A Bodey in Motion

Building momentum, one step at a time

Crazy Vision

I started reading Crazy Love by Francis Chan this week. It’s not my first book by Chan, I read and reviewed Forgotten God a couple of years ago, so I knew that it would be a challenging and inspiring read. I didn’t expect him to get there while I was still working my way through the Introduction.

I believe He wants us to love others so much that we go to extremes to help them. I believe He wants us to be known for giving—of our time, our money, and our abilities—and to start a movement of “giving” churches. In so doing, we can alleviate the suffering in the world and change the reputation of His bride in America. Some people, even some at my church, have told me flat-out, “You’re crazy.” But I can’t imagine devoting my life to a greater vision.

Francis Chan

That’s a huge vision, a crazy vision, and he expressed it perfectly. I feel that down to my very core.

Almost four years ago, when my wife and I started working our way out of debt, I didn’t know how that one decision was going to change our lives. As I look back on this journey, I am floored by the grace we’ve experienced. Taking control of our finances was the pivotal step towards becoming free to respond to God. We can be more generous, and more available to serve, simply because we don’t have any payments tying us down.

That’s not a life lesson you keep locked down and hidden to yourself. You stand up and shout about it. It’s the reason why I coordinate Financial Peace University classes. It’s the reason why I’ve started doing financial coaching. It’s the reason I’m dreaming of doing more.

“Giving” churches are made up of generous individuals with the vision of serving their world. I want each individual to be able to become more generous. I want each individual to be able to see the possibility of their lives being available to God. I don’t know how many lives can be touched through me, but I can’t imagine devoting my life to a greater vision.

Question: What crazy vision are you devoting your life to?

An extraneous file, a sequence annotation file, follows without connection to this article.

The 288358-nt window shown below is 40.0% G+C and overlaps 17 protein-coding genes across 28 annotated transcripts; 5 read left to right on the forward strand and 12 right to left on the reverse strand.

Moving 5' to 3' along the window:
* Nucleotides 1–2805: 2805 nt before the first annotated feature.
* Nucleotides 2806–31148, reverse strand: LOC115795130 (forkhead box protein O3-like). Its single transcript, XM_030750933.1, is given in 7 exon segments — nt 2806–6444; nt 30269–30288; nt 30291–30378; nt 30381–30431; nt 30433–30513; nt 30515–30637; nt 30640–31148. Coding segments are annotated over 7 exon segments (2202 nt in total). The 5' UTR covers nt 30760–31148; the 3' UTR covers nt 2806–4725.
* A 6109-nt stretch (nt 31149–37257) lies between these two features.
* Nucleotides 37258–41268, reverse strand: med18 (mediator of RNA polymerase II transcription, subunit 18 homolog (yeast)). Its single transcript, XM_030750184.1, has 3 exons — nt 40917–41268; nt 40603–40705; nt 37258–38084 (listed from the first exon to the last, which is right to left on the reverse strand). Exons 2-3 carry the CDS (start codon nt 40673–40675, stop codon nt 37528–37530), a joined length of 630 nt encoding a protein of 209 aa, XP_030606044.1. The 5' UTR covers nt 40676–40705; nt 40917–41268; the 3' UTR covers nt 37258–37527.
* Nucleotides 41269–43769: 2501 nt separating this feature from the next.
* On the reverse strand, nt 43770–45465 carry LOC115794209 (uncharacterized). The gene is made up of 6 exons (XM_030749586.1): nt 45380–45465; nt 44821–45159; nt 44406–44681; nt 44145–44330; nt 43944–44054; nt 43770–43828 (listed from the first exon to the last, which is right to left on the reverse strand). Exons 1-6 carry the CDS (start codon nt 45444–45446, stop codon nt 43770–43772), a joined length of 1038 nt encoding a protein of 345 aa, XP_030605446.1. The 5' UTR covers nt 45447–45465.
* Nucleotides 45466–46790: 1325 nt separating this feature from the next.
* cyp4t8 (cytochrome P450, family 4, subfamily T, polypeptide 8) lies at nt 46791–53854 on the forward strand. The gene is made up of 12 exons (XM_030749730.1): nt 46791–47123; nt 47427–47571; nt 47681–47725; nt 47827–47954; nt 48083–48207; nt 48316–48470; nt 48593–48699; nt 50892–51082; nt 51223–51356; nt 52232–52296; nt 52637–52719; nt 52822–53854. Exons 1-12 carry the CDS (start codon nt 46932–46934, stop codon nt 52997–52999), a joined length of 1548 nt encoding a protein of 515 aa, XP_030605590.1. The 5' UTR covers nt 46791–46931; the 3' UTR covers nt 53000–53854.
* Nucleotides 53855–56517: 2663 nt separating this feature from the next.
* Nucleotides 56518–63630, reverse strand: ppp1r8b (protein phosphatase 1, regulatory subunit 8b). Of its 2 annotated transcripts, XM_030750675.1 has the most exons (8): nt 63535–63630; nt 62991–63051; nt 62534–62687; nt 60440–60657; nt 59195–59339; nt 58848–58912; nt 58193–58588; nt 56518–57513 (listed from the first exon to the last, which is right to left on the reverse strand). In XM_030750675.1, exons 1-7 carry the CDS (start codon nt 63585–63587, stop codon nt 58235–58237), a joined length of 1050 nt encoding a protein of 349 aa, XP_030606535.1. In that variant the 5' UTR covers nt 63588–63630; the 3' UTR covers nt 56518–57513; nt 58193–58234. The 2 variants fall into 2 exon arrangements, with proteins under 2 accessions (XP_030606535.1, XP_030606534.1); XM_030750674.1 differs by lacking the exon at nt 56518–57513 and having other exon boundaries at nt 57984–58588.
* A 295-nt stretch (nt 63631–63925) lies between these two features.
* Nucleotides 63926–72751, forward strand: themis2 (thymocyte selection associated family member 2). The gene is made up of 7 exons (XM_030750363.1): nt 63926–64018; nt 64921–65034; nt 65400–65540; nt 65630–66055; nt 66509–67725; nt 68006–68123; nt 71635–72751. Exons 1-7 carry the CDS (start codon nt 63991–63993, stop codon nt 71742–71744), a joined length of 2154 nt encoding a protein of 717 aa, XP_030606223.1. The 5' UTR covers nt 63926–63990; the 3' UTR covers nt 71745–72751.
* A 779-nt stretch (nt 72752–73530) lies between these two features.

September 24, 2012 Posted by | Christ and Church, Work and Money | , , , , , , , | 4 Comments

Act Rich: Give Away 10 Percent of Your After-Tax Income

(This covers the ninth chapter from Rabbi Daniel Lapin‘s book Thou Shall Prosper. Each chapter is one part of a set of core principles that approach business and money as spiritual practices, referred to as the ‘Ten Commandments for Making Money.’ I’m reviewing the ninth ‘Commandment’ here. My plan is to go through all ten. You can find out more in this post discussing my thoughts on the book. All quotes, unless otherwise attributed, come from the book.)

The very best way to come across to others as a fair-minded, big-spirited benefactor […] is to become a regular contributor to charities. To be sure, not only will this have you coming across as a larger person but, in fact, it will make you become a larger person.

I know that it’s been the better part of a year since I wrote my thoughts about the last chapter, and it’s been a year and a half since I started my review of this book. I’m not going to bother making excuses. Chastise me in the comments, if you must.

I don’t think the title of this chapter needed to be as specific as it was written. I do agree that generosity and charity are a fundamental part of any wealth-building plan. In fact, as you grow more wealthy, you should repeatedly reevaluate how much you are giving away and, hopefully, increase it. Ideally, 10% of your after-tax income would only be a start.

Now, I fully expect that some of you are looking at your monitors like a crazy person wrote that. Giving your money away doesn’t logically lead to wealth-building. Give away even more as you get more, that doesn’t make any sense either. How do you get rich by giving so much away?